A Summer Night in the Park

I spent many summer evenings down at the city park. One night turned out very different. A work of fiction.

A Summer Night in the Park
Photo by Ben Hershey on Unsplash

In the summer of 1970 I lost the index finder of my left hand. My friend Eddie and I were down at the city park, which was where everyone went in my small town. The park’s main feature was a creek that ran through it, where the city had fashioned a couple swimming holes with diving boards, lifeguard stands and all. Stretching out alongside the creek were baseball fields, tennis courts, a covered pavilion for dances and outdoor movies, picnic tables, and lots of open space. Like I say, in the summertime everyone went there, and the park stayed open until 9:30 p.m.

In those days, my favorite thing was flirting with the pretty girls who hung out at one of the pools. The days would be warm and sunny, even on toward sunset, and the girls would be lying on blankets, drying off from swimming and smoking cigarettes. There were the older girls, 19 or 20, who were home from college for the summer. We mostly just stared at them, although Eddie would say hello to a few who knew his older brother. Then there were the girls a couple grades ahead of us in high school. I was shy to talk to them, too, but Eddie said we might have a shot with some of them. To be honest, I wasn’t sure what having a shot meant exactly, but I liked walking around in the evenings with Eddie, saying hi to girls and sneaking side glances at their new and magical curves.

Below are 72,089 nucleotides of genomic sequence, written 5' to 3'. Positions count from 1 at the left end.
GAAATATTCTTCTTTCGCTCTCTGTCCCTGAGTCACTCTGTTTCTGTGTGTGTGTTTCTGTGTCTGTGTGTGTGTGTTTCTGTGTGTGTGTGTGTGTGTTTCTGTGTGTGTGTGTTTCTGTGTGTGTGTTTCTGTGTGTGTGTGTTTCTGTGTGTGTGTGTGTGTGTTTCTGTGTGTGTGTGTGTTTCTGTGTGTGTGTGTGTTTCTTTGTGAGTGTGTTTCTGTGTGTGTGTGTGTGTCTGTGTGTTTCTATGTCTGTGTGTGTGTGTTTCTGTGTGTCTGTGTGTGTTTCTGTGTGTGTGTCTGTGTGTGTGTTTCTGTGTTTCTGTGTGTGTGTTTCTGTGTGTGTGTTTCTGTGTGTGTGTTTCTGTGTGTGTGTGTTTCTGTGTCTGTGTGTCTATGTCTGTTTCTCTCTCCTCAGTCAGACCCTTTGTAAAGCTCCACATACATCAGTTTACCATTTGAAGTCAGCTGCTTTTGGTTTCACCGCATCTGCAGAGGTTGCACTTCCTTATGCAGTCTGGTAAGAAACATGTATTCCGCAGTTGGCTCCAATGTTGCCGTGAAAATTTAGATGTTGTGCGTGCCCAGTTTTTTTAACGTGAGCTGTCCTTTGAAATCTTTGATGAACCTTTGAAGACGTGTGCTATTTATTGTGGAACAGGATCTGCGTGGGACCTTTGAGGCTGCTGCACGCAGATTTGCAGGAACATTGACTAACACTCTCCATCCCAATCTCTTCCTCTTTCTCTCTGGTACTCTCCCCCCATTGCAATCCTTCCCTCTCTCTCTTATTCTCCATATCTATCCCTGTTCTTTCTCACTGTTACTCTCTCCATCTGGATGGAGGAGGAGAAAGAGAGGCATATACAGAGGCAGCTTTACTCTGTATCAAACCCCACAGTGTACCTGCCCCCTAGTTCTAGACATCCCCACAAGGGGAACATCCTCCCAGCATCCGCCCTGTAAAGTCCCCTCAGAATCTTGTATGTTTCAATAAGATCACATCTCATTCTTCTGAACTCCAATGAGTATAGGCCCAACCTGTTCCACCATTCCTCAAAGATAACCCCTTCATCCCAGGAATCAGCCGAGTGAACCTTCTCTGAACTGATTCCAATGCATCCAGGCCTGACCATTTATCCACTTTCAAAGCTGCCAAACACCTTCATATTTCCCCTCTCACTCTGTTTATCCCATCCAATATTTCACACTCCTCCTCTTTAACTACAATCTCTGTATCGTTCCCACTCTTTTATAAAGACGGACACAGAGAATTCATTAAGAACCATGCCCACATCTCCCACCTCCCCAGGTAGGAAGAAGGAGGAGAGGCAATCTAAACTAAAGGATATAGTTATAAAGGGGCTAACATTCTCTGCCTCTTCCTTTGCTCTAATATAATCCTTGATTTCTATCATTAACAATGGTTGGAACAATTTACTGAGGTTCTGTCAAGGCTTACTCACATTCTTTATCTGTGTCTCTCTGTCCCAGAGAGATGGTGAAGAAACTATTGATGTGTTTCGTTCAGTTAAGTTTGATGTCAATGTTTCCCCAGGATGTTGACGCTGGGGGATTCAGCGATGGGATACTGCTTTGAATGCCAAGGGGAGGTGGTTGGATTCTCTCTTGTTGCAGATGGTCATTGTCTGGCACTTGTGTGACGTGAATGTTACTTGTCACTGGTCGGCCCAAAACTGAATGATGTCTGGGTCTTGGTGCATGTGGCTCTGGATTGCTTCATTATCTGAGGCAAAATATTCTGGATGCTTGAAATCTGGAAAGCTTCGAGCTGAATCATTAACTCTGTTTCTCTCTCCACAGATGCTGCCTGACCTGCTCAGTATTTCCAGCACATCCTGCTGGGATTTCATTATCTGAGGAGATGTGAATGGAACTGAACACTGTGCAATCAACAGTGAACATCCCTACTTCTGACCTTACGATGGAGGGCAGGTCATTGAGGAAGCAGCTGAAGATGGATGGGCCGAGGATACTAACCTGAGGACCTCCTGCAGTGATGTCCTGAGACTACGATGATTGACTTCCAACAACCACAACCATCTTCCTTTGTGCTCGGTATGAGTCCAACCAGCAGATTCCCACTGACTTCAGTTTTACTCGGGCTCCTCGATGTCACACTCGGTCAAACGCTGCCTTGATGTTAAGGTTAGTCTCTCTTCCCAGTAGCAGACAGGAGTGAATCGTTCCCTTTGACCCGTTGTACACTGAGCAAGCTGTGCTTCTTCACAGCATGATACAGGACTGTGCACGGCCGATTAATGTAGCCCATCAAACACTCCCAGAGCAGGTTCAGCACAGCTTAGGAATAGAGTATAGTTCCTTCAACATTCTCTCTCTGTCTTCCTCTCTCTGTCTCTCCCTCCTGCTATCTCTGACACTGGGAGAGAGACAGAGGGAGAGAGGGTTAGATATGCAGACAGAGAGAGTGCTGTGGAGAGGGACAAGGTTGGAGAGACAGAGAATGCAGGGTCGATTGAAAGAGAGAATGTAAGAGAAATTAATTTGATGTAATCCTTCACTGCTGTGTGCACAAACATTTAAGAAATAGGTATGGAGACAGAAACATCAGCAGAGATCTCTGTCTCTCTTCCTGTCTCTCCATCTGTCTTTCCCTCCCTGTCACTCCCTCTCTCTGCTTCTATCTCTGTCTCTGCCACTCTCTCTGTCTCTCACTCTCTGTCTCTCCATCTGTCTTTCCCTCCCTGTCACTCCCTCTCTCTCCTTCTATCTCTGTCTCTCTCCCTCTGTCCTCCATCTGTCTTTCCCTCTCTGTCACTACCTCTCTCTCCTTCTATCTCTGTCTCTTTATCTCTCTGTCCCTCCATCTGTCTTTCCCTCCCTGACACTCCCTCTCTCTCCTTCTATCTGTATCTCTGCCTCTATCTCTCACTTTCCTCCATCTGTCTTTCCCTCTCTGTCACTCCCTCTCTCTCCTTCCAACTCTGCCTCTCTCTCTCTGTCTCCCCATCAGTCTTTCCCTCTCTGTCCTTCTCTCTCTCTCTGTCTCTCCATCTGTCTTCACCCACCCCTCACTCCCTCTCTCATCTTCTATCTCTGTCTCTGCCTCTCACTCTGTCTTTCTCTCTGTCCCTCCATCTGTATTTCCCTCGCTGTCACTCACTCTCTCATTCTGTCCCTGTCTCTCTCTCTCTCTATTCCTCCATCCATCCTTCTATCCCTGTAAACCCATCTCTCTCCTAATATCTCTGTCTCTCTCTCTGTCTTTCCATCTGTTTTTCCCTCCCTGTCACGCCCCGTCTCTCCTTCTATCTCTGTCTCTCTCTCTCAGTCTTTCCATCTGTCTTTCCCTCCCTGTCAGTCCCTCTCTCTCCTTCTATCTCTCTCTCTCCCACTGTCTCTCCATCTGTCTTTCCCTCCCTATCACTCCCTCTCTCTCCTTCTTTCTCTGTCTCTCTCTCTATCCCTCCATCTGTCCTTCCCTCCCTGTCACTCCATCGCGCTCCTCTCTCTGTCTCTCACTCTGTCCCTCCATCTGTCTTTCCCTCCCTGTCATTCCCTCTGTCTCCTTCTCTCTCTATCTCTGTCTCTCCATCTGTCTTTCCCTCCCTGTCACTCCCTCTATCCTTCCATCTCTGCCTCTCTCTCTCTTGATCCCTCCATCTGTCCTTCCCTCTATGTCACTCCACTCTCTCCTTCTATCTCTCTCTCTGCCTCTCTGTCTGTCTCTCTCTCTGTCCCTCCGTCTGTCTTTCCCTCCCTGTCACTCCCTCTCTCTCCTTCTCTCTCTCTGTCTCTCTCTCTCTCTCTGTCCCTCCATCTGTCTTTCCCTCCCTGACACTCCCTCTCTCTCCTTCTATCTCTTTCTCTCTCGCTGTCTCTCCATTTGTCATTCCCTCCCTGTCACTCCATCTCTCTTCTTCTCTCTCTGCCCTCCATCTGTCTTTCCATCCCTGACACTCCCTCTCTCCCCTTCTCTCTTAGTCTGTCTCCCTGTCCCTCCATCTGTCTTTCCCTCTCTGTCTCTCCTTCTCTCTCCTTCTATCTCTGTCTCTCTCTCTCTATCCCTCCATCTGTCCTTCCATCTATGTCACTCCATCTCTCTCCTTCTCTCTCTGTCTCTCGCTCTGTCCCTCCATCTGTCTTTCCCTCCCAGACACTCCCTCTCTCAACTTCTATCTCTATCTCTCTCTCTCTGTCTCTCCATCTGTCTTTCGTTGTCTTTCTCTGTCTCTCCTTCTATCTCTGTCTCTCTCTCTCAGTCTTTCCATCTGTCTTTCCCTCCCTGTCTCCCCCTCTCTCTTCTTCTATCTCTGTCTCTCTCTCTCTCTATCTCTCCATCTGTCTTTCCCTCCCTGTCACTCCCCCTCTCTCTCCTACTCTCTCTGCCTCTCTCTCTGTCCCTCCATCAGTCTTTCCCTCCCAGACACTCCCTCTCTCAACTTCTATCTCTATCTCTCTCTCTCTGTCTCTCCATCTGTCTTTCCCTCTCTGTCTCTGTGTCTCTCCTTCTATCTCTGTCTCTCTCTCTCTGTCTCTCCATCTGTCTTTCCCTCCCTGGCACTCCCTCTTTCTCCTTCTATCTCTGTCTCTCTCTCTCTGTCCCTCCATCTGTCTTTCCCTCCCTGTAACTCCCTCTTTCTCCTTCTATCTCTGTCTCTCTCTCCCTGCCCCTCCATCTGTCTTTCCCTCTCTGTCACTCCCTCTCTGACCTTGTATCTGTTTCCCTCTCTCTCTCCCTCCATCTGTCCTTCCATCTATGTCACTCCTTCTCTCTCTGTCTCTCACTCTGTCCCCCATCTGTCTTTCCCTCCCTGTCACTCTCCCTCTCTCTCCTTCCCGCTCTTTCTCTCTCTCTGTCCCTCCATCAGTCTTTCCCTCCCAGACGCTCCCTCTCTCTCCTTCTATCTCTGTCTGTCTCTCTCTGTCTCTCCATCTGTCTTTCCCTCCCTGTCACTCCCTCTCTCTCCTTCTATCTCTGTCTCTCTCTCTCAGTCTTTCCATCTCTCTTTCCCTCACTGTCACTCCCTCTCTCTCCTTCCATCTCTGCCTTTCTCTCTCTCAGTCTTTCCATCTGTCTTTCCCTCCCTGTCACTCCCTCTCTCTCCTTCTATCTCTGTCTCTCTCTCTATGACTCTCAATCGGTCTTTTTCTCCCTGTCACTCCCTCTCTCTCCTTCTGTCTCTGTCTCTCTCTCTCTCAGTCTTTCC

Eddie and I also played on one of the summer league baseball teams. The league was set up by age brackets, and we were in the 14–15-year-old group. Neither of us were stars, but I liked being on the team and I liked wearing my ¾ sleeve baseball shirt that said Pirates when we talked to the girls, especially if we’d won a game that day.

Mr. Morales, who ran an auto parts store, was our coach. He also coached a team in the 12-13 age bracket. That night, we went to say hello as he was finishing up a practice for that team. He was hitting fly balls to the outfielders. I picked up a ball to offer it to him. I figured he’d take it and throw it in the air to hit it – I mean, who doesn’t do that when they’re hitting fungoes? – but Mr. Morales must’ve thought I was going to lob it to him, because he took a big swing at the ball in my hand.

There was an explosion, and the force of the contact spun me around. I remember seeing the outfielders flinch and duck. I looked at my hand, and it looked like it was blackened and covered in soot. It looked like I imagined Kevin Carnahan’s hand looked like. Kevin was a year older than me in grade school and was a big bully. He was always in trouble with the teachers, and during recess would pick on the smaller kids. Everyone hated him. One day Kevin stopped coming to school. The story was that he’d been fooling around with an M-80 firecracker in his backyard, and it blew his hand off. Good riddance.